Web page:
• High cholesterol

Symptoms

Polycythemia vera has wide range of symptoms. Sometimes no symptoms at all.

  • Sweating especially during night time
  • Head ache
  • Dizziness or vertigo
  • Shortness of breath
  • High blood pressure than normal
  • Reddening of skin
  • Itching after a warm bath
  • Blurred vision
  • Bleeding or blood clots which leads to stroke sometimes
  • Fatigue
  • Joint pain due to swelling
  • Unexpected weight loss
  • Pain in enlarged spleen (left upper abdomen)

Reddening of skin

Complications

  • Thrombosis
  • Enlarged Spleen
  • High Levels of Red Blood Cells
  • Myelofibrosis
  • Leukemia
  • Painful swelling of joints

Diagnosis and test

Initially polycythemia vera is diagnosed after a routine complete blood count (CBC) test. It reveals in the increase of red blood cells and sometimes it may increase with white blood cells or platelets.

The physician identifies based on the symptoms and signs of polycythaemia vera. E.g. Redness to the complexion, blood clotting or an increase in the size of the spleen.

Common diagnostic tests for polycythaemia vera include:

Blood tests: Complete blood count test that identifies the increase in haemoglobin as well as white blood cells.

Bone marrow biopsy: Bone marrow biopsy is usually done and it reveals the excess of red blood cells and white blood cells. It involves taking the small sample of solid material from bone marrow.

Bone marrow biopsy

Low Erythropoietin Level

The analysis of red blood cells may also indicate the level of erythropoietin (hormone involved in red blood cell production)

Gene mutation analysis of red blood cells

You may have another blood test to look for a change in a gene called JAK2.

Treatment and medications

Treatment for PV aims to reduce your blood cells, control your symptoms and to prevent some other serious problems. The most common treatment are include as follows

Venesection

It is the procedure in which the amount of blood is removed from the bloodstream and reduces the number of blood cells from the blood. This procedure makes the blood to thinner and flow more easily. It is the first option for treating PV. Depend on your severity of condition; the amount of blood is drawn from the body.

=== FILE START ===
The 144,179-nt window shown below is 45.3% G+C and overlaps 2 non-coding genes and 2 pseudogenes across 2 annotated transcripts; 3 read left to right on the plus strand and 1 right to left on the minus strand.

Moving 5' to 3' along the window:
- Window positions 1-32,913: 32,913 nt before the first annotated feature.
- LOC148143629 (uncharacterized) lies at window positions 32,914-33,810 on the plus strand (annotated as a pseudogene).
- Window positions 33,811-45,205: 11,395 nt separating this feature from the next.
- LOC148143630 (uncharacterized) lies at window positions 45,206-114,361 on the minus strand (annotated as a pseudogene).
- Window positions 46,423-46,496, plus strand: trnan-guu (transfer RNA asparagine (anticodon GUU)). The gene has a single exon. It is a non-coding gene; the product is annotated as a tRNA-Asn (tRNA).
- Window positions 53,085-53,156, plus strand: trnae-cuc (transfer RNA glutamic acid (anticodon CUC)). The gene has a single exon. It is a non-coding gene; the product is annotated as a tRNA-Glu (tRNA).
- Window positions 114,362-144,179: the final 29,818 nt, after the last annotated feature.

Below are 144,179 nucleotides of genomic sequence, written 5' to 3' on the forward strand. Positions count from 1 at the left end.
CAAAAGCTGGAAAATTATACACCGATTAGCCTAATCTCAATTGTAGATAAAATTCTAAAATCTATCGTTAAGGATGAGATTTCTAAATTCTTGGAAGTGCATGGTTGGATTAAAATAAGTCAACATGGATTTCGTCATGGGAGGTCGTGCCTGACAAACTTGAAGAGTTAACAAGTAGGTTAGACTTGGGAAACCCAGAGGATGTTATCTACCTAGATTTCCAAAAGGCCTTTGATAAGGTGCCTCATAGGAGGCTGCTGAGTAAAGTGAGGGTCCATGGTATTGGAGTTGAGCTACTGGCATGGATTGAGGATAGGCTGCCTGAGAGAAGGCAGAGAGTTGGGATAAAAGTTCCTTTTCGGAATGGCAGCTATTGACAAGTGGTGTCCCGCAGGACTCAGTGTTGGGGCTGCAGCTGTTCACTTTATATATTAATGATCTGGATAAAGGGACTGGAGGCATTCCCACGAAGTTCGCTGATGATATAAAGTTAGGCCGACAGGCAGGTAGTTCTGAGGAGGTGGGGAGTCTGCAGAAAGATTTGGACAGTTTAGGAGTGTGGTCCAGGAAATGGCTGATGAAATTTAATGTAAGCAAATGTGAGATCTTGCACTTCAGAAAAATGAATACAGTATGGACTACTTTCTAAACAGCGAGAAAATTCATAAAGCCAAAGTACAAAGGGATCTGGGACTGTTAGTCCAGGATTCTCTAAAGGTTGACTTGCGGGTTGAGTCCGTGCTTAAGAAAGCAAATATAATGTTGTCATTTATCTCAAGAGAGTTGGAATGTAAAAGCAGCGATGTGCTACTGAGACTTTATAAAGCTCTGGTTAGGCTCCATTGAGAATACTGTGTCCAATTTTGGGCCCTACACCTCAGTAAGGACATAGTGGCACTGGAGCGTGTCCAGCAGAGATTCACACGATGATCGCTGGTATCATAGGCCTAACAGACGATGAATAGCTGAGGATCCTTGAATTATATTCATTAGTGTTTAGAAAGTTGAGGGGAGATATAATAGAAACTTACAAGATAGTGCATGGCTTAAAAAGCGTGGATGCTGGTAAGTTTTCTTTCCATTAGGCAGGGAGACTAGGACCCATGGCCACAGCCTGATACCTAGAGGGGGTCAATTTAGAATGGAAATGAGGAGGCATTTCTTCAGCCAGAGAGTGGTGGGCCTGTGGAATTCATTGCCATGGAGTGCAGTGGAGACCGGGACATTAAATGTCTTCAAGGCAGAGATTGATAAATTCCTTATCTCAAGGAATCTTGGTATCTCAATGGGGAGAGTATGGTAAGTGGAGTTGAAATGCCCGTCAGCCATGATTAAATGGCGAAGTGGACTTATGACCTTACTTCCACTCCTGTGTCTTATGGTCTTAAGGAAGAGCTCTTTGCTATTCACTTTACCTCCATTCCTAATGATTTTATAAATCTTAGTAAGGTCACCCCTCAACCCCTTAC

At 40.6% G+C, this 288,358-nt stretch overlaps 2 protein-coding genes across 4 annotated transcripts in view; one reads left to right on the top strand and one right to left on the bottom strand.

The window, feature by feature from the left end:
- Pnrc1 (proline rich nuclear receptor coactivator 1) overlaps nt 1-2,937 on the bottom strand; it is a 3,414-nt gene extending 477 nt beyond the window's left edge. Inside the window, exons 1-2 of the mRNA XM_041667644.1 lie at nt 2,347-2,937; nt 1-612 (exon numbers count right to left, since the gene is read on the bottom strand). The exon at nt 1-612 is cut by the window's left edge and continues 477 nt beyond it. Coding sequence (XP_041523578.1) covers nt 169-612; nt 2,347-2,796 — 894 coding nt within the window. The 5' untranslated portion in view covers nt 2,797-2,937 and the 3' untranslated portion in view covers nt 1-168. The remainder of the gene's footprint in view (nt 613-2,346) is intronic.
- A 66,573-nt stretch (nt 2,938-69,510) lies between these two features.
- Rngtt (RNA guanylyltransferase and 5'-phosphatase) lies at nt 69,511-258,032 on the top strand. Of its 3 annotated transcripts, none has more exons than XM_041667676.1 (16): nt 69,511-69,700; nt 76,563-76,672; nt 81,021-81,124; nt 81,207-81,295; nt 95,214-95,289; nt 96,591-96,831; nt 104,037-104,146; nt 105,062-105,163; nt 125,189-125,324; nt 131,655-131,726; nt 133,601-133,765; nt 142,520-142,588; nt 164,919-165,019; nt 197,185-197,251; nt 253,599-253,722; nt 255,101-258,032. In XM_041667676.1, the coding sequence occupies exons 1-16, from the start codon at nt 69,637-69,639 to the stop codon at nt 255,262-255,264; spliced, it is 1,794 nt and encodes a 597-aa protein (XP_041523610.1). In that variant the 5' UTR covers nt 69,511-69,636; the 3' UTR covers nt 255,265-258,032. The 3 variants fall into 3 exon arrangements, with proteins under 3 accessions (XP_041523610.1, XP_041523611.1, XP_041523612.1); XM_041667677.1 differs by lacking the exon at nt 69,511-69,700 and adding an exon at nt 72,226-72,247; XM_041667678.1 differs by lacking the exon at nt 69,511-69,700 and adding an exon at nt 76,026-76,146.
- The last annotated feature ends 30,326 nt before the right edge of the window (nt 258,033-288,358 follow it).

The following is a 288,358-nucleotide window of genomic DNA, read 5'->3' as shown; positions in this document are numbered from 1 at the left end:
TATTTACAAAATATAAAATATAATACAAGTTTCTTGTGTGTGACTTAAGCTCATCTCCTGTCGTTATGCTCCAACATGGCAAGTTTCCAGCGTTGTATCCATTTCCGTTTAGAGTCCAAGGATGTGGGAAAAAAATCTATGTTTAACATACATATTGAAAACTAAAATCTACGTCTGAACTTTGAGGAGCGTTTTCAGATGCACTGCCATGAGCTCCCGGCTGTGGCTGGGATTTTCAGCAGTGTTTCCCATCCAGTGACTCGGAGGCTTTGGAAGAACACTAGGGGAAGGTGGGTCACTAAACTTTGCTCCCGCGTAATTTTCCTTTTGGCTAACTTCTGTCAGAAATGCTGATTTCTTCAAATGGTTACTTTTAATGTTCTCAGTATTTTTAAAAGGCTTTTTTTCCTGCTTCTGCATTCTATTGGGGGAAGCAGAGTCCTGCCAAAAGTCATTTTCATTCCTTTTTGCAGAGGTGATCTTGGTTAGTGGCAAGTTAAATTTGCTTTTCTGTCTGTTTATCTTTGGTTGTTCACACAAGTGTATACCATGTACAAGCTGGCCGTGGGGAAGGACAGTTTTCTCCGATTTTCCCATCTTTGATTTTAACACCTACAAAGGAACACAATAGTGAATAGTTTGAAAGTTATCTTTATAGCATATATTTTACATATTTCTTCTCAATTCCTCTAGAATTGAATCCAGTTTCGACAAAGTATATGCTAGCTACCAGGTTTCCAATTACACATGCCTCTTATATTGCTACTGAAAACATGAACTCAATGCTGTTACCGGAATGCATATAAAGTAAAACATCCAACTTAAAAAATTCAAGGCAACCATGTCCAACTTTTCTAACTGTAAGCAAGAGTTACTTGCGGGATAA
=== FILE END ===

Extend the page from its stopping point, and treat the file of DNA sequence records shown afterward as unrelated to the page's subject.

Low dose aspirin

Your doctor may prescribe low dose aspirin to prevent the risk of blood clots (thrombosis); it works by preventing the platelets from sticking together to form blood clots all over the body. Aspirin can irritate your stomach lining which may result in pain or discomforts causing, such as nausea, loss of appetite and heart burns. This can be avoided by taking the aspirin with food or milk. Coated aspirin will reduce the discomfort and stomach upset, though it dissolves directly in the intestine. Avoid other drugs while taking aspirin, unless you are advised to do so by your doctor.

Medications to reduce blood cells

People with polycythaemia vera who are not helped by venesection, medications can help to treat polycythaemia. Medications used to treat such as hydroxyurea (Droxia, Hydrea) to control production of blood cells from bone marrow.

Interferon alpha is used for lower the blood cell production. People who are not cured by hydroxyurea, interferon can be used to treat polycythaemia vera.

Medications to destroy cancer cells

People who are not respond or who can’t take hydroxyurea. Ruxolitinib (Jakafi) can be used to treat polycythaemia vera. It helps the immune system to destroy cancer cells and improve some symptoms of polycythaemia vera.

Therapy to reduce itching

If you feel itching, your doctor may prescribe medications such as antihistamines, or recommend ultraviolet light treatment to get rid of your discomfort.

Prevention

There is no way to prevent polycythaemia vera. But you can reduce discomforts by doing treatments.